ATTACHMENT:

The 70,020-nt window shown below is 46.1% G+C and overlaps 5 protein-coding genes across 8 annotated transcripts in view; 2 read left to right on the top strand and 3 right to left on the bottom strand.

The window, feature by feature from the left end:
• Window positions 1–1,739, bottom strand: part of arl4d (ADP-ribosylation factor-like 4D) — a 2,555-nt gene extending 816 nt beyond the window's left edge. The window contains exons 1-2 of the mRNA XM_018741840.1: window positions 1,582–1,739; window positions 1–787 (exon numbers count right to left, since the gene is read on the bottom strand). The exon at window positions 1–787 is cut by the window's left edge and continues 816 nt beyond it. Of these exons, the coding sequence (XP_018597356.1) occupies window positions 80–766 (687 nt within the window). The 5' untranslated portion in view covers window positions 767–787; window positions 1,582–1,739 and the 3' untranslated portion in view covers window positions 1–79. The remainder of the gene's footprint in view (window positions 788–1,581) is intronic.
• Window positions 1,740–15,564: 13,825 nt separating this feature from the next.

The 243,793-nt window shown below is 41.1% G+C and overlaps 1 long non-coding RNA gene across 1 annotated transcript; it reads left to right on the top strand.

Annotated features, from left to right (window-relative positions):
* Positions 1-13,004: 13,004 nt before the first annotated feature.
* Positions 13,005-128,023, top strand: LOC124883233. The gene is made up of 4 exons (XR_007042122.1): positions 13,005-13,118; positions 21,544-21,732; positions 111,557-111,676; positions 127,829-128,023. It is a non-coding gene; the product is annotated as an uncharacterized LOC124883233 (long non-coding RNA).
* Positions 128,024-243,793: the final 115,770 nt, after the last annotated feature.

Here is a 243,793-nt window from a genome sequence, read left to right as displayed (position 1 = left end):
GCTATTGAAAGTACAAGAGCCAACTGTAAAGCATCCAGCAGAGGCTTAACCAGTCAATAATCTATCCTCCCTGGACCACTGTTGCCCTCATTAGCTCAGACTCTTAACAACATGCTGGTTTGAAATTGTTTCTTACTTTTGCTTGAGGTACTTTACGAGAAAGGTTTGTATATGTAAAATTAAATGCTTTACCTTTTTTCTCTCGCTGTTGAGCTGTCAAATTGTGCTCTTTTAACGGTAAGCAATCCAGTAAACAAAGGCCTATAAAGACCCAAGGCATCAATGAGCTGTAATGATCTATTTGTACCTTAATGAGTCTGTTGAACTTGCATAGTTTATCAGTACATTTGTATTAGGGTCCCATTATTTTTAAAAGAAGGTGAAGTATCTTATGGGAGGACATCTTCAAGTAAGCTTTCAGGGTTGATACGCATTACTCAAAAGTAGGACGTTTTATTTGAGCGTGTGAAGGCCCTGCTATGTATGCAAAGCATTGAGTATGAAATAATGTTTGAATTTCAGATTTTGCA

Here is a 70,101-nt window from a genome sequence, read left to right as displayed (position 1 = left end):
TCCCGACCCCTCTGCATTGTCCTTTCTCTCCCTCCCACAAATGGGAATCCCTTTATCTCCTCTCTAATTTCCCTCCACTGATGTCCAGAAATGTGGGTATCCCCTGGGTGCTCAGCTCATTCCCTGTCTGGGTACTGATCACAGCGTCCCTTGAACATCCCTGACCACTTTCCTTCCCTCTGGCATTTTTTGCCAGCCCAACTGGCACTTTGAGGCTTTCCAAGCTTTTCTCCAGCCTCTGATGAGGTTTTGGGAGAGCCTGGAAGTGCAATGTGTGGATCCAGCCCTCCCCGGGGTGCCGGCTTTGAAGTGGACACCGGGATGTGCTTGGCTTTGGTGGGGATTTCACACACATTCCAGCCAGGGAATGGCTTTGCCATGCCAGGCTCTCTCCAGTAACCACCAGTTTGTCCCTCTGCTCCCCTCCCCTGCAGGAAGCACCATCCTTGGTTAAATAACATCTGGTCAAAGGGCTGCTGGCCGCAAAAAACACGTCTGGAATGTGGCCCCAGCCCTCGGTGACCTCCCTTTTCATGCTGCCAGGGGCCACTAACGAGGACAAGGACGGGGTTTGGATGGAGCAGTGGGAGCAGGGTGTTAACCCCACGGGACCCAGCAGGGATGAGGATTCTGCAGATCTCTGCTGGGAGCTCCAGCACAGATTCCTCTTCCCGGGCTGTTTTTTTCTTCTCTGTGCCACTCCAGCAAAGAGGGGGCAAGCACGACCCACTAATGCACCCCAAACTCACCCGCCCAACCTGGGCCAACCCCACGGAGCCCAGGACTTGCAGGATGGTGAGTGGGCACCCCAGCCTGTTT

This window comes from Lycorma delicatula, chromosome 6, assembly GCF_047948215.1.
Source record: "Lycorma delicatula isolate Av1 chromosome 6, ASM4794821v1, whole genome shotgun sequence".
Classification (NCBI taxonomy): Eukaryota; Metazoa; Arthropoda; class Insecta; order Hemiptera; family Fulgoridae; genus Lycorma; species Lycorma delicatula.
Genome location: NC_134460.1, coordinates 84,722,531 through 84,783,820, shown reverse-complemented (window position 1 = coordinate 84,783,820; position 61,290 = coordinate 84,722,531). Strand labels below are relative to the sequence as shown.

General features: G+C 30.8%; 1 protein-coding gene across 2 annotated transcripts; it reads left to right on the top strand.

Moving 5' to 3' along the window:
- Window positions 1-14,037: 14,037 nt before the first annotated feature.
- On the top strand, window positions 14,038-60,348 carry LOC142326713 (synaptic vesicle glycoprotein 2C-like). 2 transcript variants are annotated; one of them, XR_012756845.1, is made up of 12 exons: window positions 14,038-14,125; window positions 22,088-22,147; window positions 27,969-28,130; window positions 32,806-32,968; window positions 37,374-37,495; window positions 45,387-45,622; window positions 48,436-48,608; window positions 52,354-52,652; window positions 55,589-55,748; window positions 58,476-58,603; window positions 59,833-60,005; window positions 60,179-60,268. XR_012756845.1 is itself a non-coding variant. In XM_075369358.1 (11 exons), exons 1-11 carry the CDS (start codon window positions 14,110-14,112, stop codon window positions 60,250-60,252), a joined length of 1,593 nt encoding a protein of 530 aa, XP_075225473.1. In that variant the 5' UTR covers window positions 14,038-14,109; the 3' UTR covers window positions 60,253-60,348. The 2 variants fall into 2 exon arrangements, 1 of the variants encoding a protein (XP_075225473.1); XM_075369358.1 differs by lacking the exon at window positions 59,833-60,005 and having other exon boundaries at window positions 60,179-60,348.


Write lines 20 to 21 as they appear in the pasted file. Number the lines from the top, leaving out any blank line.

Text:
- Window positions 1-14,037: 14,037 nt before the first annotated feature.
- On the top strand, window positions 14,038-60,348 carry LOC142326713 (synaptic vesicle glycoprotein 2C-like). 2 transcript variants are annotated; one of them, XR_012756845.1, is made up of 12 exons: window positions 14,038-14,125; window positions 22,088-22,147; window positions 27,969-28,130; window positions 32,806-32,968; window positions 37,374-37,495; window positions 45,387-45,622; window positions 48,436-48,608; window positions 52,354-52,652; window positions 55,589-55,748; window positions 58,476-58,603; window positions 59,833-60,005; window positions 60,179-60,268. XR_012756845.1 is itself a non-coding variant. In XM_075369358.1 (11 exons), exons 1-11 carry the CDS (start codon window positions 14,110-14,112, stop codon window positions 60,250-60,252), a joined length of 1,593 nt encoding a protein of 530 aa, XP_075225473.1. In that variant the 5' UTR covers window positions 14,038-14,109; the 3' UTR covers window positions 60,253-60,348. The 2 variants fall into 2 exon arrangements, 1 of the variants encoding a protein (XP_075225473.1); XM_075369358.1 differs by lacking the exon at window positions 59,833-60,005 and having other exon boundaries at window positions 60,179-60,348.